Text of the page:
- People all have several kinds of intelligence, but IQ measures only one.
- Build your verbal intelligence by reading widely and listening carefully.
- One key first step to high verbal intelligence is learning to read without moving your lips.
- Visual IQ was Sherlock Holmes’s claim to fame — learn to look and see.
- Build your visual IQ by looking for patterns.
- Creative visualization can help you conquer your fears.
- Troubleshoot your logical IQ by re-considering decisions before you act.
- Learn to spot logical fallacies and you will see right through fast-talking salespeople.
- To build your creativity, do different things every day, and try to enjoy what you hate.
- Master your body language because it is a powerful communication medium.
What You Will Learn
In this Abstract, you will learn:
- How the six distinct kinds of intelligence operate
- Which professions demand each of the different kinds of intelligence and
- How to build and strengthen each area of your intelligence
Most people use only 10% of the power of their brain. Your thinking ability resides in six kinds of intelligence: verbal, visual, logical, creative, physical and emotional. Each one has a different function but, even setting aside the promises of the breathless title and subtitle, this book offers growth in each area with a simple and healthy collection of mental exercises. Author Jean Marie Stine states that you can develop your full intellectual capabilities as well as tap into that unused 90%. And, you probably want to, given her observation that people with highly developed skills in these areas are more likely to succeed than people without them. Therefore, she recommends that you read, look attentively at the world, learn to think in an orderly manner, be aware of body language and use all your abilities. Every chapter contains an inspiring yarn or two, and some beneficial exercises. So, I suggest, start reading and learn to think in a whole new way. Imagine what you could accomplish if you could harness 100% of your mental powers.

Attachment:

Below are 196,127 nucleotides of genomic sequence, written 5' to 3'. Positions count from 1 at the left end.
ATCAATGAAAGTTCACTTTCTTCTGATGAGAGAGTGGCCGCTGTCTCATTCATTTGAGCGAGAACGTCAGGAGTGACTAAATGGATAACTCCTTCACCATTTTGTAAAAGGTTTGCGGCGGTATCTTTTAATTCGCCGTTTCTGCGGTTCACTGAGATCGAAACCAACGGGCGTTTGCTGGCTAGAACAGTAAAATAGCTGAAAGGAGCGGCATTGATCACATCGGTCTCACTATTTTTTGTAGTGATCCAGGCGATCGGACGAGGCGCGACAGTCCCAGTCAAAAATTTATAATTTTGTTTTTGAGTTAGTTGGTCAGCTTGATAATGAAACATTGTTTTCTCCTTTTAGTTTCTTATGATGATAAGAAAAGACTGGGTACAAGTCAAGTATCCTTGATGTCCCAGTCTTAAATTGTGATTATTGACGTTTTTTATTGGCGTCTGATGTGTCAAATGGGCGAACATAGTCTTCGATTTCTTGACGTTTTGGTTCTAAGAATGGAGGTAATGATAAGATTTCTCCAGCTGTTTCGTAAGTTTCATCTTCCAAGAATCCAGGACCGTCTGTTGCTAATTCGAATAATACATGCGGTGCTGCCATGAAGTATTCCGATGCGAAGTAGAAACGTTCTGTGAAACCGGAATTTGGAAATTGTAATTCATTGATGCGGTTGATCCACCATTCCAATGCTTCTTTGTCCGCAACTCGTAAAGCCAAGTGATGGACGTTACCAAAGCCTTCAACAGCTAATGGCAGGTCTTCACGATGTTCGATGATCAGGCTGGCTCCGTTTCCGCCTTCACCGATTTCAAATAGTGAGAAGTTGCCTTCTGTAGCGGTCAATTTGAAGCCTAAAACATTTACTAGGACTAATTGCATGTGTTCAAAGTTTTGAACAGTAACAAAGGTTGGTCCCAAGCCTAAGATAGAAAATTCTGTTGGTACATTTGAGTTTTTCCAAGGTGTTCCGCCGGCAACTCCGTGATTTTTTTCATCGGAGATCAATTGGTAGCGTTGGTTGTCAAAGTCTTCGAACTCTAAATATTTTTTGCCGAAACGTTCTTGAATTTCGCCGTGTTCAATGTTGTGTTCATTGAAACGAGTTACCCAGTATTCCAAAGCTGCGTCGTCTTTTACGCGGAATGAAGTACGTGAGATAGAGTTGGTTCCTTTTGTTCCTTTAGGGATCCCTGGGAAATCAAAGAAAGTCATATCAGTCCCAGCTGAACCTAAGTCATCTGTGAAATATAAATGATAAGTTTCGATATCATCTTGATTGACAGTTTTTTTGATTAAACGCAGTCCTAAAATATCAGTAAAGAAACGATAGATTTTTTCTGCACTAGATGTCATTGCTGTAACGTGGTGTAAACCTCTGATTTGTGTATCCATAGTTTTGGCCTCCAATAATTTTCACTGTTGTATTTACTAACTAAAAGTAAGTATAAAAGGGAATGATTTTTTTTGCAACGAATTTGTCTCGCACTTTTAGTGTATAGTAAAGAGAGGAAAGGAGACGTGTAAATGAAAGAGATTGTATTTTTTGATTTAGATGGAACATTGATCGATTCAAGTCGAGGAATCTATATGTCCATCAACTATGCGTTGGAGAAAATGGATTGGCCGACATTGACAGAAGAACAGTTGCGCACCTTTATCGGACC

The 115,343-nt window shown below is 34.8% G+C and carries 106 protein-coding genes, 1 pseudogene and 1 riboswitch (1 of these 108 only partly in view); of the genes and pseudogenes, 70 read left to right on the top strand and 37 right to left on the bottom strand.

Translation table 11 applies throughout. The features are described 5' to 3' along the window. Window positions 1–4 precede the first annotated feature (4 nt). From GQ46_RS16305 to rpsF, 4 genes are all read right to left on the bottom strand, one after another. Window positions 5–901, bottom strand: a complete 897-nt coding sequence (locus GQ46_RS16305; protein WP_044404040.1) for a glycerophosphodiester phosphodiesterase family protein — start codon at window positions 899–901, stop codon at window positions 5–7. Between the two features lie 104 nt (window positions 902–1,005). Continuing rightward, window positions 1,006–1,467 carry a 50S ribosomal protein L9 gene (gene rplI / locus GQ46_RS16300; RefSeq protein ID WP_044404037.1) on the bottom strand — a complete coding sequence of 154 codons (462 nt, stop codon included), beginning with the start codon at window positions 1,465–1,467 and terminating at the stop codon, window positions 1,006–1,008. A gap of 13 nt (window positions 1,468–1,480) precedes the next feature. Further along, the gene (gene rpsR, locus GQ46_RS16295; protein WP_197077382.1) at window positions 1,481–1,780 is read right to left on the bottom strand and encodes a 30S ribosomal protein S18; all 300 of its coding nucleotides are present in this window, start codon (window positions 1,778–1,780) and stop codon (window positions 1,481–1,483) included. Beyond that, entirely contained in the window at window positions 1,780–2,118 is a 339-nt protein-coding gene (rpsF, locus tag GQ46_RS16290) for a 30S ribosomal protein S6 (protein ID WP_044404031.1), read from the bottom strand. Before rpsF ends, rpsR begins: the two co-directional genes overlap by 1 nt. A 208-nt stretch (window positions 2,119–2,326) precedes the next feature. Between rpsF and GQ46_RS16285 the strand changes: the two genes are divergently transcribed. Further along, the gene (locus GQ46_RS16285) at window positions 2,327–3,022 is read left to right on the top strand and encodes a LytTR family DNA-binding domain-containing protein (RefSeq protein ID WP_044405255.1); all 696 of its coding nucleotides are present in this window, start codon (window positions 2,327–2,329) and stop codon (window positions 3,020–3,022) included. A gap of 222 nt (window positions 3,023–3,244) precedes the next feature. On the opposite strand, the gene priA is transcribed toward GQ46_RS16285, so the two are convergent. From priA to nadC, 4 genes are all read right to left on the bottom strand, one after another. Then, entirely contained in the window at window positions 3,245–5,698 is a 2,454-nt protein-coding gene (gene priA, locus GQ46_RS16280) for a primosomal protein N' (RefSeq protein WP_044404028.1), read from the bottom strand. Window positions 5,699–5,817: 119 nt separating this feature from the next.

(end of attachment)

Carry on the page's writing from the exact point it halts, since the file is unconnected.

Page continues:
Intelligence — It’s Not What You Think
Most people think intelligence can be measured by an IQ test. Yet the IQ test only measures one or two of your different kinds of intelligence. Logical intelligence is quite important on this test, as is verbal intelligence, because if you do not understand the language in which your IQ test is written, or if you don’t get all the nuances of the questions, you will not do very well on it. Many people score low on IQ tests and carry a lifelong burden — the burden of feeling dumb, stupid, subnormal and slow. Yet, the general IQ score misses many dimensions of human thought and fails to capture individual abilities. Although some parents and teachers may rely upon IQ scores to help them determine curricula and expectations, many educators and parenting pros have known for a long time that the IQ test does not measure the full range of a person’s innate intelligence. In fact, individuals have six distinct intelligences, almost as autonomous as if they were six different brains. They are:
- The intelligence of words.
- The intelligence of vision.
- The intelligence of logic.
- The intelligence of creativity.
- The intelligence of the body.
- The intelligence of the emotions.
The verbal, the visual, the logical, the creative, the physical and the emotional intelligences are all distinct from each other. Each follows its own rules and each requires a special kind of training. Build your intelligence in each area by focusing on specific skills that draw on your related abilities. Each kind of intelligence can be a competitive asset, but some professions value one kind of intelligence above all others. Varying occupations call for certain specialized abilities. For example: